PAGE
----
Over the past few decades one of the things that management gurus, consultants and the popular business press have argued is that firms are flattening their hierarchies. Flattening typically refers to the elimination of layers in a firm's hierarchy (can't say I've seen much of it in universities) and the broadening of managers' spans of control. The alleged benefits flow primarily from pushing decisions downward to enhance market responsiveness and improve accountability and morale.
The questions this gives rise to are, Has flattening actually occurred? and where it has, Has it delivered on its promise? These questions are examined in a new paper in the Fall 2012 issue of the California Management Review. The paper, The Flattened Firm: Not As Advertised, is by Julie Wulf.. Wulf writes,
[ ... ] I set out to investigate the flattening phenomenon using a variety of methods, including quantitative analysis of large datasets and more qualitative research in the field involving executive interviews and a survey on executive time use [ ...] . Using a large-scale panel dataset of reporting relationships, job descriptions, and compensation structures in a sample of over 300 large U.S. firms over roughly a 15-year period, my co-authors and I began by characterizing the shifting “shape” of each company’s hierarchy. We focused on the top of the pyramid: after all, it is the CEO and other members of senior management who make the resource-allocation decisions that ultimately determine firm strategy and performance. Then, to dig deeper into how decisions are made in flattened firms, we complemented the historical data analysis with exploratory interviews with executives—what CEOs say—and analysis of data on executive time use-what CEOs do.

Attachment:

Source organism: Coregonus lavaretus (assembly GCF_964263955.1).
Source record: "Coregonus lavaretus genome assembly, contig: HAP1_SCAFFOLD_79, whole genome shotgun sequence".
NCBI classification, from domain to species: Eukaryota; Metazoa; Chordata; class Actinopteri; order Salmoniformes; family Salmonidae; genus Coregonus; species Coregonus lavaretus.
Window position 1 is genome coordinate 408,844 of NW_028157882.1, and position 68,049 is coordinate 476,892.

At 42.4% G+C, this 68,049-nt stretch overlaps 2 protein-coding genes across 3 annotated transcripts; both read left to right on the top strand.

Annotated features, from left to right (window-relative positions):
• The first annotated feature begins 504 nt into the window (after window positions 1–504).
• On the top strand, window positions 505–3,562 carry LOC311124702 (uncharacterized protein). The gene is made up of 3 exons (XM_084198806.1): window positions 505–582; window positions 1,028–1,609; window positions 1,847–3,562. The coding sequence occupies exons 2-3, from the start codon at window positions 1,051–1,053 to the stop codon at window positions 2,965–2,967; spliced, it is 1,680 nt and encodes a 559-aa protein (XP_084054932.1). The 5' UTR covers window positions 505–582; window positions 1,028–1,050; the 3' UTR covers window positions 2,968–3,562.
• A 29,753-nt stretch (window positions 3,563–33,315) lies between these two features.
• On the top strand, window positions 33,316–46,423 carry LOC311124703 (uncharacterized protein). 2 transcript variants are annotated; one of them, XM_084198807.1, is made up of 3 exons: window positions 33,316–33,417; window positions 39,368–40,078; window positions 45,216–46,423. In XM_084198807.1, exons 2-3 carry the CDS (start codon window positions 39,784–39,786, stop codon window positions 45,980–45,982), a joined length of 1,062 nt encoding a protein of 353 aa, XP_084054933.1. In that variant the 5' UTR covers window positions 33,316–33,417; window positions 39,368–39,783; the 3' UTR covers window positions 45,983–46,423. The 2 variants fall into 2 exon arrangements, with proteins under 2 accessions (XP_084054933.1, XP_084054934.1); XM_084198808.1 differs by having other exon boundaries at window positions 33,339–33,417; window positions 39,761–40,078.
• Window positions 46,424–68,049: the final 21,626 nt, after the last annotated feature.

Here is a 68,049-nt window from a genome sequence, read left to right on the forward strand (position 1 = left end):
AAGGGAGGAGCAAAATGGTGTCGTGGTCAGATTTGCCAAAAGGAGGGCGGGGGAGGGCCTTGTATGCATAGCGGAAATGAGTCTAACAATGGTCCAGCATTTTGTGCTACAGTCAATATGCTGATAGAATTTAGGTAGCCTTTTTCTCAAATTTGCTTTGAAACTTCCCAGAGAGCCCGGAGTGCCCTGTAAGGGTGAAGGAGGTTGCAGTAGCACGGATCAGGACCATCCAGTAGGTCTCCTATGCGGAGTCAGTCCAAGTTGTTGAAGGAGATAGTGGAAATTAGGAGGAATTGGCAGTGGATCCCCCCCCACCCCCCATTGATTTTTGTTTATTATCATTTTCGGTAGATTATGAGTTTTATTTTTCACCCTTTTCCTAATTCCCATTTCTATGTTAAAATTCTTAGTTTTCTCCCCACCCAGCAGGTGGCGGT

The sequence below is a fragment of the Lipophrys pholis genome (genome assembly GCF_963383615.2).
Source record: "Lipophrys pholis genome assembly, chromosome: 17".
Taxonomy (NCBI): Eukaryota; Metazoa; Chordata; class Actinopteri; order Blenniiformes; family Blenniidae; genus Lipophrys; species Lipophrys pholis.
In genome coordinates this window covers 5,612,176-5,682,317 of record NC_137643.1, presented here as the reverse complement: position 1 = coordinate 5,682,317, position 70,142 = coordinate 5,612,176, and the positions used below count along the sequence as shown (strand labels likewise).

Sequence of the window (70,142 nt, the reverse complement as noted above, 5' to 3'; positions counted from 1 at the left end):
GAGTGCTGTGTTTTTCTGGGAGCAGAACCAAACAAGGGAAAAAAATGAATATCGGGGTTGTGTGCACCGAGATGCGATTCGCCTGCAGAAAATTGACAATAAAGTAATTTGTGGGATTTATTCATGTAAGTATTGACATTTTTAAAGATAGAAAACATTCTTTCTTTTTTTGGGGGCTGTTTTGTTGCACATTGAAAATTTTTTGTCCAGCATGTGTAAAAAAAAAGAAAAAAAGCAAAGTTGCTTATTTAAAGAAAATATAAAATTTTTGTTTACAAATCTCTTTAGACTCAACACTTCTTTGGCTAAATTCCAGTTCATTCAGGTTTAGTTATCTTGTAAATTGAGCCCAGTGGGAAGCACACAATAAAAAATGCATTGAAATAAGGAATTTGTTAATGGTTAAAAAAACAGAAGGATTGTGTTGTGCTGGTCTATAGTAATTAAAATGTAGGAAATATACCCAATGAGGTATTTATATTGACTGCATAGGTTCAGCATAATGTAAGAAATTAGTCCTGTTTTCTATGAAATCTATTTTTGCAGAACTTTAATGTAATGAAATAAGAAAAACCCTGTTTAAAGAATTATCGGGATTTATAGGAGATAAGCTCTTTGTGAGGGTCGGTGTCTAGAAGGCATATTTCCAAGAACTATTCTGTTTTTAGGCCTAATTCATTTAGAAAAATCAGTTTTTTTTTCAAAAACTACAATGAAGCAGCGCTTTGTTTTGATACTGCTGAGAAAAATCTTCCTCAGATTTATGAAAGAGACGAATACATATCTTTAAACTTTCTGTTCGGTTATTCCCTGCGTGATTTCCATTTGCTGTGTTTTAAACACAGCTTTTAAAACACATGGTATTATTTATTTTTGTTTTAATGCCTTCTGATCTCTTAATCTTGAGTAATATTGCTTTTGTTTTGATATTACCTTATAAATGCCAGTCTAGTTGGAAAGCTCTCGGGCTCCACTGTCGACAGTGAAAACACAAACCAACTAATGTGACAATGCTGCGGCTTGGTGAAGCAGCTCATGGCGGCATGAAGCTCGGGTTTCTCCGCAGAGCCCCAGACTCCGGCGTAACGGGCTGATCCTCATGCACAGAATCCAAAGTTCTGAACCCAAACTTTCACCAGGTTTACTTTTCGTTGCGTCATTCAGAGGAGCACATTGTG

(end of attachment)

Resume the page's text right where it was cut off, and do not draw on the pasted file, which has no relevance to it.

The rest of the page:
We discovered that flattening has occurred, but it is not what it is widely assumed to be. In line with the conventional view of flattening, we find that CEOs eliminated layers in the management ranks, broadened their spans of control, and changed pay structures in ways suggesting some decisions were in fact delegated to lower levels. However, using multiple methods of analysis, we find other evidence sharply at odds with the prevailing view of flattening. In fact, flattened firms exhibited more control and decision making at the top. Not only did CEOs centralize more functions, such that a greater number of functional managers reported directly to them (e.g., CFO, CHRO, CIO); firms also paid lower-level division managers less when functional managers joined the top team, suggesting more decisions at the top. Furthermore, CEOs report in interviews that they flattened to “get closer to the businesses” and become more involved, not less, in internal operations and subordinate activities. Finally, our analysis of time use indicates that CEOs of flattened firms allocate more time to internal interactions. Taken together, the evidence suggests that flattening transferred some decision rights from lower-level division managers to functional managers at the top. Flattening is associated with increased CEO involvement with direct reports—the second level of top management—suggesting a more hands-on CEO at the pinnacle of the hierarchy.